Pamela Alvarez exudes gratitude. Like most parents, she and her husband, Mike, are grateful to have healthy children, but the couple are also eternally grateful for the generous kidney donor who gave their younger son, Matthew, a second chance.
Matthew’s journey began before he was born. During Pamela’s 16-week ultrasound, her obstetrician in the family’s (then) hometown of New Braunfels, Texas, saw what she initially suspected was a tumor in the developing fetus. She referred Pamela to a maternal-fetal medicine specialist in San Antonio, who told the couple that the “tumor” was actually the fetus’ bladder.
“The specialist told us the best place to go was Houston and referred us to The Fetal Center at Children’s Memorial Hermann Hospital in the Texas Medical Center,” recalls Pamela. “We got in the car and drove to Houston that same day.”
At The Fetal Center, an affiliated maternal-fetal medicine specialist explained that their unborn child suffered from lower urinary tract obstruction (LUTO). As pediatric nephrologist Rita Swinford, MD, associate professor and director of nephrology at McGovern Medical School at The University of Texas Health Science Center at Houston (UTHealth), explains, “The patient had a severe obstruction, or blockage, that prevented urine from filling the amniotic cavity, a condition known as oligohydramnios. The baby’s volume of amniotic fluid was decreasing to the point where fetal maturation would be compromised, so doctors implanted a shunt, or draining tube, into the fetus’ bladder, to allow the urine to drain out of the bladder into the amniotic sac.”
“Two appointments later, the fluid was still building, and doctors were trying to mentally prepare us to lose him,” says Pamela. “Then, miraculously, the flood gates opened.”
A second blockage occurred, however, and physicians prepared the family for a range of outcomes. “They said they weren’t sure if the baby would make it to 32 weeks, but if he did, we’d deliver at 32 weeks,” says Pamela, “It was a very traumatic time.”
Meanwhile, the couple was driving to Houston each week for an ultrasound, to check on the baby’s progress. “I hated that those trips kept me from being with our other son, AJ, but every time I heard the baby’s heartbeat, it made my whole week,” says Pamela.
The couple credits Dr. Swinford for helping them through some excruciating decision-making. “She told us that our baby could have a good quality of life, even if he were on dialysis his entire life,” says Pamela. “She helped us feel secure and confident in our choice to move forward.”
On December 27, 2018, at 32 weeks’ gestation, Matthew Alvarez was born via cesarean section at Children’s Memorial Hermann Hospital. The delivery went smoothly. Immediately after birth, nephrologists inserted a nephrostomy tube into the Matthew’s kidneys to try to relieve pressure and to kick-start them, but the kidneys did not respond. Two weeks later, Matthew began dialysis in anticipation of receiving a kidney transplant, and Mike and Pamela made the decision to move the family to Richmond, Texas, to be closer to his medical team.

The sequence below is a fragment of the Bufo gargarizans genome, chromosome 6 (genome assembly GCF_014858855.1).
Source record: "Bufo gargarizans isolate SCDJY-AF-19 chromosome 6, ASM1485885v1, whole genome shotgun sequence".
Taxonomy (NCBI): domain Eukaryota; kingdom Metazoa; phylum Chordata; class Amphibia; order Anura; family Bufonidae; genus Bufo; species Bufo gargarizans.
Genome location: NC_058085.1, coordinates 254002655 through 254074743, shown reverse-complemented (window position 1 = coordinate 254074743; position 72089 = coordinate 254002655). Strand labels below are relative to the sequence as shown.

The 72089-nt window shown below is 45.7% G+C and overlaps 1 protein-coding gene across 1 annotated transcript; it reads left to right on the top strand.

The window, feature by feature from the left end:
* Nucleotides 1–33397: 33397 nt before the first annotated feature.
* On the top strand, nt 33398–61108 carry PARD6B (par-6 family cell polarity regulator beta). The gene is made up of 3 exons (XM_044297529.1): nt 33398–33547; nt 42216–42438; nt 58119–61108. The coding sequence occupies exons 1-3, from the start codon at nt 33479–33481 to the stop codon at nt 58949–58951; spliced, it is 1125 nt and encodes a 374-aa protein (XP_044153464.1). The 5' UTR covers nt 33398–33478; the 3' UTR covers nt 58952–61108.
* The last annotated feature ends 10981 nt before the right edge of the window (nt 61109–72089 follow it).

The couple met with Sarah Arldt, an affiliated pediatric abdominal transplant coordinator at the Transplant Center at Memorial Hermann-Texas Medical Center, to learn about the transplantation process, from Matthew’s initial evaluation through getting on the transplant list to transplantation and ongoing care. “She was there any time we needed her,” says Pamela. “She is just phenomenal.”
Matthew remained in the NICU at Children’s Memorial Hermann Hospital for nine months during which time he underwent dialysis and was cared for by a multidisciplinary team of specialists and other healthcare providers, including nephrologists, NICU nurses, a dietitian, a nutritionist, child life specialists, social workers and others.
The goal was to keep Matthew alive and to help him grow large enough to undergo the transplant. As affiliated surgeon J. Steve Bynon, MD, professor and director of immunology and organ transplantation at McGovern Medical School at UTHealth and chief of abdominal transplantation at Memorial Hermann-TMC, explains, a child must be large enough—at least 10 kilograms or about 22 pounds—to safely undergo a kidney transplant.
On June 28, 2020, Dr. Bynon performed the transplant, successfully replacing Matthew’s diseased kidneys with a deceased donor’s kidney. Pamela says Dr. Bynon was extremely empathetic, and his knowledge and confidence put her and her husband at ease.
Initially, Matthew returned to the Transplant Center three times a week for a clinic visit and lab work, which will slowly taper off. He will be on immunosuppressant drugs for the rest of the transplant kidney’s life, to reduce the risk of his body rejecting it, which requires careful monitoring. And he will likely require an additional transplant in the future, given the average “half-life” of a deceased donor kidney is between 10 and 15 years, says Dr. Bynon, referring to the point at which half of kidney recipients still have their donated kidney and half will have lost it due to rejection or some other cause.
Pamela says the physicians and staff at the Transplant Center were all “top notch.” “They are part of our family now.”
Pamela cannot wait for the pandemic to end so she can take Matthew out to explore the world. And as the one-year anniversary of Matthew’s transplant approaches, she looks forward to sending his donor’s family a letter to express their overwhelming gratitude for their loved one’s gift.
“We made a promise to ourselves that we would celebrate that child’s life every single day. Not a day goes by that we don’t appreciate that gift,” she says, tearfully.
Everyone in her family is now a registered organ and tissue donor.
Located within the Texas Medical Center, The Fetal Center is affiliated with Children’s Memorial Hermann Hospital, McGovern Medical School at UTHealth, and UT Physicians.